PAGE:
It would be very difficult to settle whether today’s top ranks are good, bad, or otherwise in historical terms, so for now, let’s assume they are average.  We’ll return to that in a bit.

Let’s start by looking at how the WTA top 32 has fared against everybody else. This encompasses about 900 matches per season. The trend isn’t overwhelming, but it does seem that the top 32 is not quite as dominant as it was in some previous periods:

depth32

The 2012 and 2013 winning percentages of 73.4% and 74.7% represented the lowest two-year span since 1984 (where my ranking database begins).  Aside from the outlier years of 2004 and 2007, the top 32 has won fewer than 77% of its matches against the pack for more than a decade.  In the 1980s and 1990s, the top 32 was consistently above that number.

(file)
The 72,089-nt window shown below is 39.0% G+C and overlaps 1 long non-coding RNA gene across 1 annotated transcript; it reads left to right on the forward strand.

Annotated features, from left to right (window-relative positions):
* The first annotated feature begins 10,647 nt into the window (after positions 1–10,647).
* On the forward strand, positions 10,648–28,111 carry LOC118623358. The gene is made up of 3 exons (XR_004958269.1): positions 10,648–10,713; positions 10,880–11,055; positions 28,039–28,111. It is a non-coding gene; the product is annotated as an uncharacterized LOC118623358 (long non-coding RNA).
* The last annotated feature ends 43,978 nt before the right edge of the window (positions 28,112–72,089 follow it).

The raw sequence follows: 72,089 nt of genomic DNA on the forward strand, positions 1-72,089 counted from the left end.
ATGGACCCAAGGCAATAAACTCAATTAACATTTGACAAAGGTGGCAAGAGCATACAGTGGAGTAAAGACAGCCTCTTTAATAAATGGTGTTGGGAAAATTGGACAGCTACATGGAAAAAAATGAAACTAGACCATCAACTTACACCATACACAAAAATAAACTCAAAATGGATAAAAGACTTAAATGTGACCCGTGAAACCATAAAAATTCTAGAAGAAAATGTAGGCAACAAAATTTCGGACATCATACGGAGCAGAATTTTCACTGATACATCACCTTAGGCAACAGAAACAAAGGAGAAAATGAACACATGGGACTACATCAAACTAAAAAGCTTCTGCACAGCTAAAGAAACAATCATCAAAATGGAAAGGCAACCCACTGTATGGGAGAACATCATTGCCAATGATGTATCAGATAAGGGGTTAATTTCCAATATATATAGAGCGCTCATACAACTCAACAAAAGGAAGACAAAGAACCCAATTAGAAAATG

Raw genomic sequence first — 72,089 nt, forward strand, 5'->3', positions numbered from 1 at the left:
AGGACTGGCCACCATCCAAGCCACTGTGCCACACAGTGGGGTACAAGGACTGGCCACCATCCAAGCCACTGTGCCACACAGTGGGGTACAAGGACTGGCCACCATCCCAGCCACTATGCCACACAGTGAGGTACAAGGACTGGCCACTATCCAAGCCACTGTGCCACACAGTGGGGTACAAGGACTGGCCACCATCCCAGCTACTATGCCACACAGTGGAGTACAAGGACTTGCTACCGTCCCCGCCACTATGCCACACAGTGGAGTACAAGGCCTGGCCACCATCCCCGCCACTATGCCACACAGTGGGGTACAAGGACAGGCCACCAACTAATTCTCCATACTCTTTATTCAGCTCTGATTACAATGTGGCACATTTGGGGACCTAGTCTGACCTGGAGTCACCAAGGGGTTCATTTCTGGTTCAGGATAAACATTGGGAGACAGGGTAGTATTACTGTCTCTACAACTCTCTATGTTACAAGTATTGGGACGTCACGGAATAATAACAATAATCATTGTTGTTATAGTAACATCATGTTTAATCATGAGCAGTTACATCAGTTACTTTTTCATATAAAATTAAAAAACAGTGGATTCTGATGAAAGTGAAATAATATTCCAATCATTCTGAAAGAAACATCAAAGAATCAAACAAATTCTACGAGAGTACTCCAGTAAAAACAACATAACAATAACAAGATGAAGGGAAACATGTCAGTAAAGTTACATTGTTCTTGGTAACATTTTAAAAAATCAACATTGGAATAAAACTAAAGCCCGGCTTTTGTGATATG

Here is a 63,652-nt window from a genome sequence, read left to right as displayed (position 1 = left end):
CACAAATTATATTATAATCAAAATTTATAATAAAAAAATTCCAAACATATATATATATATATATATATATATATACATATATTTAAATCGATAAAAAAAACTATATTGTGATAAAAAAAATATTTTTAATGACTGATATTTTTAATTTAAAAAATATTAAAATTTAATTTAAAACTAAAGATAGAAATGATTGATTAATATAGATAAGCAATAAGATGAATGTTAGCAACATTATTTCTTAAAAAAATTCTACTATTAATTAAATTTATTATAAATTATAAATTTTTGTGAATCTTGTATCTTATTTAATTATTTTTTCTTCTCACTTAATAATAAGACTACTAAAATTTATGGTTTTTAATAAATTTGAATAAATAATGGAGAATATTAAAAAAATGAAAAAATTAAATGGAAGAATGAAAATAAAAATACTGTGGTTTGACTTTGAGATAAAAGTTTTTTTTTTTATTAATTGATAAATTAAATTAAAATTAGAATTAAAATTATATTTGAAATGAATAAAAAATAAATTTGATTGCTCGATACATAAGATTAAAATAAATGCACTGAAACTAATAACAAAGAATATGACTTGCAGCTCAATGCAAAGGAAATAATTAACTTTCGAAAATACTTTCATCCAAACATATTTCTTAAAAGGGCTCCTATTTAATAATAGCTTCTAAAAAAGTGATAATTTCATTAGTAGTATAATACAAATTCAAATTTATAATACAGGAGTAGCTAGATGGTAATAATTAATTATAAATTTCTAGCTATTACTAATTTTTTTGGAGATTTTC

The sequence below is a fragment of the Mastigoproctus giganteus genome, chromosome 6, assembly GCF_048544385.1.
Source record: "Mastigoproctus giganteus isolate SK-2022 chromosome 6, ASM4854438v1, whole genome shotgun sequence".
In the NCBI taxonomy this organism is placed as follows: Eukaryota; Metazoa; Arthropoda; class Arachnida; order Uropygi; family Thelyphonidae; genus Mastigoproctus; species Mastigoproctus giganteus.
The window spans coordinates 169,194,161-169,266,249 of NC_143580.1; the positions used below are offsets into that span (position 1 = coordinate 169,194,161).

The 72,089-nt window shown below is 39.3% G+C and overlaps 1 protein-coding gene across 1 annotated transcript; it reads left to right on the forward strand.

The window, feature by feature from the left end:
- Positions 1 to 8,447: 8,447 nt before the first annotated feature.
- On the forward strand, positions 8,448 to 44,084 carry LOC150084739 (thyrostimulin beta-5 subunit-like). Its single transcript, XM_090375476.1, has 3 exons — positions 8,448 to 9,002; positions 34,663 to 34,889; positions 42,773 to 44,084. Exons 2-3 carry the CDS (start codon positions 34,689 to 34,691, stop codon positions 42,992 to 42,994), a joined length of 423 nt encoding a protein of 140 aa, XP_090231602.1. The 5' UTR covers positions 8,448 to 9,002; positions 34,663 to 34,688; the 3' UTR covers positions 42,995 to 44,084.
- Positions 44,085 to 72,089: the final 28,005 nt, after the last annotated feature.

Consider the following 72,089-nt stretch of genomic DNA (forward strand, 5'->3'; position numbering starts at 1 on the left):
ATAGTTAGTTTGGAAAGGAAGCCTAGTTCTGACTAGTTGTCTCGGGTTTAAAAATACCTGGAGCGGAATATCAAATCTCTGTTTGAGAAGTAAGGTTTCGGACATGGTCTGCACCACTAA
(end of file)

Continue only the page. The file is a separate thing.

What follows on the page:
Of course, drawing the line at the top 32 is arbitrary. Most of us would think of the 19th- or 26th-ranked player as part of the pack, not as a defining player of this generation.  Let’s see how the graph looks if we draw the line at the top 10:

depth10

Looking at the top 10 against everyone else doesn’t differentiate the current era quite as much as the top 32 does, but it continues to show that the pack is quite competitive in historical terms.

Since 1984, the top 10 has won almost exactly 80% of matches against everyone else, and for the last two years, the WTA has matched that number.  However, in the very recent past, from 2009 to 2011, the pack posted the three best single-season records against the top 10, peaking in 2010, when the top 10 won only 74% of matches against others.